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This is the unedited penultimate draft of a BBS target article that has been accepted for publication (Copyright 1980: Cambridge University Press /-publication date provisional) and is currently being circulated for Open Peer Commentary. This preprint is for inspection only, to help prospective commentators decide whether or not they wish to prepare a(More)
  • J R Searle
  • 1998
The neurosciences have advanced to the point that we can now treat consciousness as a scientific problem like any other. The problem is to explain how brain processes cause consciousness and how consciousness is realized in the brain. Progress is impeded by a number of philosophical mistakes, and the aim of this paper is to remove nine of those mistakes:(More)
Most philosophers and linguists accept a certain conception of the notion of the literal meaning of words and sentences and the relation between literal meaning and other semantic notions such as ambiguity, metaphor, and truth. In this paper I want to challenge one aspect of this received opinion, the view that for every sentence the literal meaning of the(More)
Introducing the Reading In these two selections from Minds, Brains, and Science, John Searle takes on the mind/body problem and the question of artificial intelligence. Like most contemporary philosophers, Searle is a materialist. But Searle thinks that many contemporary philosophers have not adequately understood the problem of mind and its relation to the(More)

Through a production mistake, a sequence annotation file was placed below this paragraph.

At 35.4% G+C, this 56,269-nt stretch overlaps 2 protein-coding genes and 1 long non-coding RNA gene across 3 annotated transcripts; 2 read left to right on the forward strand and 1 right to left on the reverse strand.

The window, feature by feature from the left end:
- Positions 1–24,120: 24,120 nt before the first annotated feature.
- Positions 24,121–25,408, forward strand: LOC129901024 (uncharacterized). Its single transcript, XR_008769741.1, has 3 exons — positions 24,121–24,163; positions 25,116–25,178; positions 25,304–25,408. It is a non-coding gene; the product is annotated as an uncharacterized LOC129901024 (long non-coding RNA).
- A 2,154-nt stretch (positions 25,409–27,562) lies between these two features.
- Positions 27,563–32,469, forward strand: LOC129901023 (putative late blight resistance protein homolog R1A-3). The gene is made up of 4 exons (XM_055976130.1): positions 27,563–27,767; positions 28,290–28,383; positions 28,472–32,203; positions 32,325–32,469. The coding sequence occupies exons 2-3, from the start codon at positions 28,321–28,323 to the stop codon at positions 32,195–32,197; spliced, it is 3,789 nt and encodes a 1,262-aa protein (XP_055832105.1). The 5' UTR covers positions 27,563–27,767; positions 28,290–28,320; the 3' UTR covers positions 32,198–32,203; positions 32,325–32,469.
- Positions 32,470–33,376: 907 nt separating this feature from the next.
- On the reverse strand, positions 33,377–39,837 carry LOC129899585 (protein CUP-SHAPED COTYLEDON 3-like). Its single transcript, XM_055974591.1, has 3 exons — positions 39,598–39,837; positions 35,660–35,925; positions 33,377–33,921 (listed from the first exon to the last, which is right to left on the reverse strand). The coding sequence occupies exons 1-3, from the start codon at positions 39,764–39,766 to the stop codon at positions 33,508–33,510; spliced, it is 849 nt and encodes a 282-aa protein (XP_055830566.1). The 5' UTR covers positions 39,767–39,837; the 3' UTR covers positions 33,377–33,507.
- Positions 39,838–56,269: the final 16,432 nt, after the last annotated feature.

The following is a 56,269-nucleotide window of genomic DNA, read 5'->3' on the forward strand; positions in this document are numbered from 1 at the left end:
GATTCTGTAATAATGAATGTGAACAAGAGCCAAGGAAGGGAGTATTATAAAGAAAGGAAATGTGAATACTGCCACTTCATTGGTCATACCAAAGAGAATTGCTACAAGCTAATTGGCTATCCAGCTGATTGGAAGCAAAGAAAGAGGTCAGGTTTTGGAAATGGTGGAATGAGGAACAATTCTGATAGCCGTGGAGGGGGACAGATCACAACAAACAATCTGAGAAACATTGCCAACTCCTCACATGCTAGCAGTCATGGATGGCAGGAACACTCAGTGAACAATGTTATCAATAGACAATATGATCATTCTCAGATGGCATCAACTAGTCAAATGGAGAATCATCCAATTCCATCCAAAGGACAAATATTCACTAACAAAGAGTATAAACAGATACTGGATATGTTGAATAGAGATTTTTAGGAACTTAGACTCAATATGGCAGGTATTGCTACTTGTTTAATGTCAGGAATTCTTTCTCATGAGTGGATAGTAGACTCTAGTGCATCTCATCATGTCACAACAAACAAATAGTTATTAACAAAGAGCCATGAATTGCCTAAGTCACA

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All rights reserved. No part of this book may be reproduced in any form by any electronic or mechanical means (including photocopying, recording, or information storage and retrieval) without permission in writing from the publisher. The consciousness paradox : consciousness, concepts, and higher-order thoughts / Rocco J. Gennaro. p. cm.—(Representation and(More)
Cognitive Science is likely to make little progress in the study of humon behovior until we hove o clear account of what o humon action is. The aim of this paper is to present a sketch of a theory of action. I will locate the relation of intention to action within a general theory of Intentionality. I will introduce o distinction between prior intentions(More)
I have argued in a number of writings 1 that the philosophical part (though not the neurobiological part) of the traditional mind-body problem has a fairly simple and obvious solution: All of our mental phenomena are caused by lower level neuronal processes in the brain and are themselves realized in the brain as higher level, or system, features. The form(More)
The neurosciences have advanced to the point that we can now treat consciousness as a scienti¢c problem like any other. The problem is to explain how brain processes cause consciousness and how consciousness is realized in the brain. Progress is impeded by a number of philosophical mistakes, and the aim of this paper is to remove nine of those mistakes: (i)(More)